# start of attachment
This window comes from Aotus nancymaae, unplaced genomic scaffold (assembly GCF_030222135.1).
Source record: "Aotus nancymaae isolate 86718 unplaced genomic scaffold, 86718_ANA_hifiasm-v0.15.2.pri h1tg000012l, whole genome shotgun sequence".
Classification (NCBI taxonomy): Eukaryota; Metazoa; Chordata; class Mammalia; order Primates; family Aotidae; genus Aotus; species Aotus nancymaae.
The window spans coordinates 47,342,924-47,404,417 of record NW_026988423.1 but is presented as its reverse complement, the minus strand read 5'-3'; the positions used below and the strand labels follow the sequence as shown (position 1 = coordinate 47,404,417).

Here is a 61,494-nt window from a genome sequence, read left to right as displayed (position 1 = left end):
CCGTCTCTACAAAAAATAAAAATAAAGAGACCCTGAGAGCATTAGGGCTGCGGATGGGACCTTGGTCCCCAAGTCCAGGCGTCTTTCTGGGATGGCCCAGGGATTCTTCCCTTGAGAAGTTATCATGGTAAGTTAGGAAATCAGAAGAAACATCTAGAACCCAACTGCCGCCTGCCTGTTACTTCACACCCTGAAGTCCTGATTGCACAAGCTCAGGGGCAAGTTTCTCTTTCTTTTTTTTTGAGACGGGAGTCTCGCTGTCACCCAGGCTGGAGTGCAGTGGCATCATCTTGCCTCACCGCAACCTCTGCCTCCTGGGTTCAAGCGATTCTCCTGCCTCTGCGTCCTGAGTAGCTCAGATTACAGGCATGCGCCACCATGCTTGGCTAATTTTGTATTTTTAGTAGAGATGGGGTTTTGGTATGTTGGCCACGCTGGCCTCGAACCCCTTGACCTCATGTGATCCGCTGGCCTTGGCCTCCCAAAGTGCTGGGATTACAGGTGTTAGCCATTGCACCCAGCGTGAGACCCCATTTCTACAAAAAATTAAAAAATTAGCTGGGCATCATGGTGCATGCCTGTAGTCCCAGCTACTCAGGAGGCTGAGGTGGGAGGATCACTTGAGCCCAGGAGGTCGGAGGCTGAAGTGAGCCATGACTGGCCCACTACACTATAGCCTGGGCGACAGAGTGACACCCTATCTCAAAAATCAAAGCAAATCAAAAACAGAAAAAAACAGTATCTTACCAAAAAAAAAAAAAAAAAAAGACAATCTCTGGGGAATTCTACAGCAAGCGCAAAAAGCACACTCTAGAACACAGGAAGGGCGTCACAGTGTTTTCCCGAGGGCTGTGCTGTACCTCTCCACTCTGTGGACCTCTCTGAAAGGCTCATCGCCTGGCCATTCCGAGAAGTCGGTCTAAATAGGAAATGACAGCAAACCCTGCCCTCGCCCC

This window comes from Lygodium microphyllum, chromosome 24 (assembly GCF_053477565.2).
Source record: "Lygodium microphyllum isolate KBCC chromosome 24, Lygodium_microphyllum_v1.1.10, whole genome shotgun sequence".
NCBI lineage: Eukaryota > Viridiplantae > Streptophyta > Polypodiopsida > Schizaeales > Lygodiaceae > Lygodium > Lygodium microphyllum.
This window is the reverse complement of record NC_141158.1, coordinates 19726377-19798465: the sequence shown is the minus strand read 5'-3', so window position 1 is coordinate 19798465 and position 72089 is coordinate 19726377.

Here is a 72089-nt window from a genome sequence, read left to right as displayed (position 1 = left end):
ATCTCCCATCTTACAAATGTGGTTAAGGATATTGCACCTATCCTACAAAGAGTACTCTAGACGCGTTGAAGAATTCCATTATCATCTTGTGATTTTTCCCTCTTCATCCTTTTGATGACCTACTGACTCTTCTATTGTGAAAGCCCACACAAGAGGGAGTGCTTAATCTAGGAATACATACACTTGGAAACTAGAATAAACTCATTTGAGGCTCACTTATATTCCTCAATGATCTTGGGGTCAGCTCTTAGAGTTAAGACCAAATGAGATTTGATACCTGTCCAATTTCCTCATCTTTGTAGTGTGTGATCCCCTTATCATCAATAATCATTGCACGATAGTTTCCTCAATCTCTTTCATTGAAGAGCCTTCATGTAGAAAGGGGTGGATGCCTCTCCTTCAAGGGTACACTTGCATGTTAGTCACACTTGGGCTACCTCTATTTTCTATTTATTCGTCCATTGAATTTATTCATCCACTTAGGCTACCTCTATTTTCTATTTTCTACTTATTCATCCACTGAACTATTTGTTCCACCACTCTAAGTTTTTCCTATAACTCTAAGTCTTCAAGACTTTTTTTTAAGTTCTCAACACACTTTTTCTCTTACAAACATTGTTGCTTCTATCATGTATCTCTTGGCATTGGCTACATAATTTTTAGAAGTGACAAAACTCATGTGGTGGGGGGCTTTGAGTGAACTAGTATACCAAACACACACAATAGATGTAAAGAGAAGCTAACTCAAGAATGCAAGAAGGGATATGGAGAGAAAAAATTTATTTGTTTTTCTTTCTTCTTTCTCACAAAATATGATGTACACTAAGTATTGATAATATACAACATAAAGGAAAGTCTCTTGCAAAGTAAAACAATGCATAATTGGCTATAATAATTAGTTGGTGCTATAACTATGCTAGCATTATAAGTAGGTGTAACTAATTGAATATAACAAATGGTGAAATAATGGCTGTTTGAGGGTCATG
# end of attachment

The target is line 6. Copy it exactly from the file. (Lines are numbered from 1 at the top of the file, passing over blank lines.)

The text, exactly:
CCGTCTCTACAAAAAATAAAAATAAAGAGACCCTGAGAGCATTAGGGCTGCGGATGGGACCTTGGTCCCCAAGTCCAGGCGTCTTTCTGGGATGGCCCAGGGATTCTTCCCTTGAGAAGTTATCATGGTAAGTTAGGAAATCAGAAGAAACATCTAGAACCCAACTGCCGCCTGCCTGTTACTTCACACCCTGAAGTCCTGATTGCACAAGCTCAGGGGCAAGTTTCTCTTTCTTTTTTTTTGAGACGGGAGTCTCGCTGTCACCCAGGCTGGAGTGCAGTGGCATCATCTTGCCTCACCGCAACCTCTGCCTCCTGGGTTCAAGCGATTCTCCTGCCTCTGCGTCCTGAGTAGCTCAGATTACAGGCATGCGCCACCATGCTTGGCTAATTTTGTATTTTTAGTAGAGATGGGGTTTTGGTATGTTGGCCACGCTGGCCTCGAACCCCTTGACCTCATGTGATCCGCTGGCCTTGGCCTCCCAAAGTGCTGGGATTACAGGTGTTAGCCATTGCACCCAGCGTGAGACCCCATTTCTACAAAAAATTAAAAAATTAGCTGGGCATCATGGTGCATGCCTGTAGTCCCAGCTACTCAGGAGGCTGAGGTGGGAGGATCACTTGAGCCCAGGAGGTCGGAGGCTGAAGTGAGCCATGACTGGCCCACTACACTATAGCCTGGGCGACAGAGTGACACCCTATCTCAAAAATCAAAGCAAATCAAAAACAGAAAAAAACAGTATCTTACCAAAAAAAAAAAAAAAAAAAGACAATCTCTGGGGAATTCTACAGCAAGCGCAAAAAGCACACTCTAGAACACAGGAAGGGCGTCACAGTGTTTTCCCGAGGGCTGTGCTGTACCTCTCCACTCTGTGGACCTCTCTGAAAGGCTCATCGCCTGGCCATTCCGAGAAGTCGGTCTAAATAGGAAATGACAGCAAACCCTGCCCTCGCCCC